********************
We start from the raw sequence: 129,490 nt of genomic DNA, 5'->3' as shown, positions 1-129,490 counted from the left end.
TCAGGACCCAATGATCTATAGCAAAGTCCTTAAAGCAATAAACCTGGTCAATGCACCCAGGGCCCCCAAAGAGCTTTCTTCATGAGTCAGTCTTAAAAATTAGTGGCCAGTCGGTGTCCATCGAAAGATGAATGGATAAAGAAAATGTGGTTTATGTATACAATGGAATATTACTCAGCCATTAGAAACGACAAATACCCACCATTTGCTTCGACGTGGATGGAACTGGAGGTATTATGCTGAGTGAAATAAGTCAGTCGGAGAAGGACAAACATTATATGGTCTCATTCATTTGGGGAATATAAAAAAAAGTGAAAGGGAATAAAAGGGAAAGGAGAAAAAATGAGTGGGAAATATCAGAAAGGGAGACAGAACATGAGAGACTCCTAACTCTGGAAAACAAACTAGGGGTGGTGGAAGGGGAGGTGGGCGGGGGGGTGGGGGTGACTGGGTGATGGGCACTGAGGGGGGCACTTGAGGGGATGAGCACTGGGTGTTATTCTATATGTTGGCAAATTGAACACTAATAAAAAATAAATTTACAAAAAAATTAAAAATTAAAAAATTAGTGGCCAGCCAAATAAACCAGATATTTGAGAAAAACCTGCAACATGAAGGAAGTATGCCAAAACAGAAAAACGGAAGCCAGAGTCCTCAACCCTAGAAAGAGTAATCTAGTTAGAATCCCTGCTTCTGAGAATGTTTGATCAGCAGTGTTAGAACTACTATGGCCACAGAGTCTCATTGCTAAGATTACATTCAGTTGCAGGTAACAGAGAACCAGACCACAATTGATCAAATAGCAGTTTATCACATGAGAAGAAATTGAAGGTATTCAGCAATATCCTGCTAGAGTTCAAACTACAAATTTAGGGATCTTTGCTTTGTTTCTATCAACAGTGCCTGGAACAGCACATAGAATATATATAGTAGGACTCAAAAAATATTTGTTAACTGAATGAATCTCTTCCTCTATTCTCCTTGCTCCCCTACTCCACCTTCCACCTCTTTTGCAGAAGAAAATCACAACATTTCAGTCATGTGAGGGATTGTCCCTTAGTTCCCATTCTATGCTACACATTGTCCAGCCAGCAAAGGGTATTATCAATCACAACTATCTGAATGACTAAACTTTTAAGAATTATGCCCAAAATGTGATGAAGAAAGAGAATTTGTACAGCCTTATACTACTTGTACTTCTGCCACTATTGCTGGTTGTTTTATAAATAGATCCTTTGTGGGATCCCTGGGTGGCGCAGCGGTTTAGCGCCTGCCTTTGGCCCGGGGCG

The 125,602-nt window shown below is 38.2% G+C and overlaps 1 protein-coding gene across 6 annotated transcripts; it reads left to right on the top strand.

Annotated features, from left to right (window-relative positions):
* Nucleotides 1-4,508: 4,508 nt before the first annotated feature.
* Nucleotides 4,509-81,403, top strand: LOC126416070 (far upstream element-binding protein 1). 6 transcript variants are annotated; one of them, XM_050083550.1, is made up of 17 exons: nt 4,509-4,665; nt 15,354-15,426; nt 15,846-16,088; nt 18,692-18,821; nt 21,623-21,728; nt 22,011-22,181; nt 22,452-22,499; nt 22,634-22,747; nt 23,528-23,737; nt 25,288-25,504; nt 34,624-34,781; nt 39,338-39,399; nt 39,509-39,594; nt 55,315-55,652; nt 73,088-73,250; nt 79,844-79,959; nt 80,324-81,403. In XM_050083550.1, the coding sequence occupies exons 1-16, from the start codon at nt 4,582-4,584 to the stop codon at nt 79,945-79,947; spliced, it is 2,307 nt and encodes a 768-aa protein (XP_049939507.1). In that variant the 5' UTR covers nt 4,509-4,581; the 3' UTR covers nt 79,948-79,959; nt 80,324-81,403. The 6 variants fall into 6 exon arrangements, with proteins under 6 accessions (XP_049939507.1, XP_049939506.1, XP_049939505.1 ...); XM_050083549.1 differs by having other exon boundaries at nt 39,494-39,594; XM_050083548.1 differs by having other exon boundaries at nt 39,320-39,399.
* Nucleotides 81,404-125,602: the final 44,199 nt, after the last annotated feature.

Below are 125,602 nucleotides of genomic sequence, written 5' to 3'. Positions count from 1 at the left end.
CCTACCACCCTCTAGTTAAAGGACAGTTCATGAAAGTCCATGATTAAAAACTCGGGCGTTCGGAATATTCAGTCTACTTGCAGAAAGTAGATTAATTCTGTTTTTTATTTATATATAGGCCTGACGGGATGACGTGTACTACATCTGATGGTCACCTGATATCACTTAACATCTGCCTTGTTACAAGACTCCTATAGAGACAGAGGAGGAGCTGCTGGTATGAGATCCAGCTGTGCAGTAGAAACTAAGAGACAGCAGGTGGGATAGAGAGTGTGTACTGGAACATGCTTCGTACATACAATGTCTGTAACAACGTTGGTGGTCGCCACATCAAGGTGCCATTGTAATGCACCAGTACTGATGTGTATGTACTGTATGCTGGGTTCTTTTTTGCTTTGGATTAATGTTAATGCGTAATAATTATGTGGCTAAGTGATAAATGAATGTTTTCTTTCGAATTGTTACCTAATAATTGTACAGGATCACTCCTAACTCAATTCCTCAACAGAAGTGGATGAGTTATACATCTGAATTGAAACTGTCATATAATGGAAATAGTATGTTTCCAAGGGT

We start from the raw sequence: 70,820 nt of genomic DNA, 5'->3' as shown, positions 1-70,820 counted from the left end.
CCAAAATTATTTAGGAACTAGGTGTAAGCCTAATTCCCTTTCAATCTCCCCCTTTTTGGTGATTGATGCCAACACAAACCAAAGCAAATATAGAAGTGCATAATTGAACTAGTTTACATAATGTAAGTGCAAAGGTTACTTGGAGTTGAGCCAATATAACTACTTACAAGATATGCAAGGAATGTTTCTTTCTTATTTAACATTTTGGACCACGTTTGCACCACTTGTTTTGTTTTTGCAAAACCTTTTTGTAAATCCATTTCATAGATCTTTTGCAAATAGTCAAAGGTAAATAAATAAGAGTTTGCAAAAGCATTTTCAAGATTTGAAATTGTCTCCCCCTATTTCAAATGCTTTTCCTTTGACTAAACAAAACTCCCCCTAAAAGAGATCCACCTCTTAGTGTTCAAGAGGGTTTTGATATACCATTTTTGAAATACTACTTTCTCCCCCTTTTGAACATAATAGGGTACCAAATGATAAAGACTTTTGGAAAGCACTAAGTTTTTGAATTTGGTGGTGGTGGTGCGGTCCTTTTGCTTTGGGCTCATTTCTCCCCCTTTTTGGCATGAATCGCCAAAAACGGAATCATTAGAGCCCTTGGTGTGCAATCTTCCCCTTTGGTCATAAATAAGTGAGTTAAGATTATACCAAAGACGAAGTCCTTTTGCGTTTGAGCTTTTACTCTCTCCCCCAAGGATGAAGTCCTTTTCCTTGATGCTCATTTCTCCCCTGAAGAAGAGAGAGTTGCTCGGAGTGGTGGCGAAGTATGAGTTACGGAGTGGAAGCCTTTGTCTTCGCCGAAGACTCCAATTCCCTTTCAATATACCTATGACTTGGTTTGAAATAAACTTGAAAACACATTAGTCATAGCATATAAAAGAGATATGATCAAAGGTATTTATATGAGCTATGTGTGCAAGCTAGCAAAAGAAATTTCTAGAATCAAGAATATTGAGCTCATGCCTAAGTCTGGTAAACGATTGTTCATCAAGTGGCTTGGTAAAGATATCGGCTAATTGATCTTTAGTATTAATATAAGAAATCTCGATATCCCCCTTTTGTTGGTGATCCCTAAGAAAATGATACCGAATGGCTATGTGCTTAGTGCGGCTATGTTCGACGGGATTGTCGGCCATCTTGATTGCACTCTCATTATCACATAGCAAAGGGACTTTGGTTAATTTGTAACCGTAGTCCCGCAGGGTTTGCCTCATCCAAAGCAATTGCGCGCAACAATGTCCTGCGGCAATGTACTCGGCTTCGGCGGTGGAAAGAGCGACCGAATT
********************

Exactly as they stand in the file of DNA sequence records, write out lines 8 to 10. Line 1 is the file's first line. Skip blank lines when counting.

Below are 125,602 nucleotides of genomic sequence, written 5' to 3'. Positions count from 1 at the left end.
CCTACCACCCTCTAGTTAAAGGACAGTTCATGAAAGTCCATGATTAAAAACTCGGGCGTTCGGAATATTCAGTCTACTTGCAGAAAGTAGATTAATTCTGTTTTTTATTTATATATAGGCCTGACGGGATGACGTGTACTACATCTGATGGTCACCTGATATCACTTAACATCTGCCTTGTTACAAGACTCCTATAGAGACAGAGGAGGAGCTGCTGGTATGAGATCCAGCTGTGCAGTAGAAACTAAGAGACAGCAGGTGGGATAGAGAGTGTGTACTGGAACATGCTTCGTACATACAATGTCTGTAACAACGTTGGTGGTCGCCACATCAAGGTGCCATTGTAATGCACCAGTACTGATGTGTATGTACTGTATGCTGGGTTCTTTTTTGCTTTGGATTAATGTTAATGCGTAATAATTATGTGGCTAAGTGATAAATGAATGTTTTCTTTCGAATTGTTACCTAATAATTGTACAGGATCACTCCTAACTCAATTCCTCAACAGAAGTGGATGAGTTATACATCTGAATTGAAACTGTCATATAATGGAAATAGTATGTTTCCAAGGGT

We start from the raw sequence: 70,820 nt of genomic DNA, 5'->3' as shown, positions 1-70,820 counted from the left end.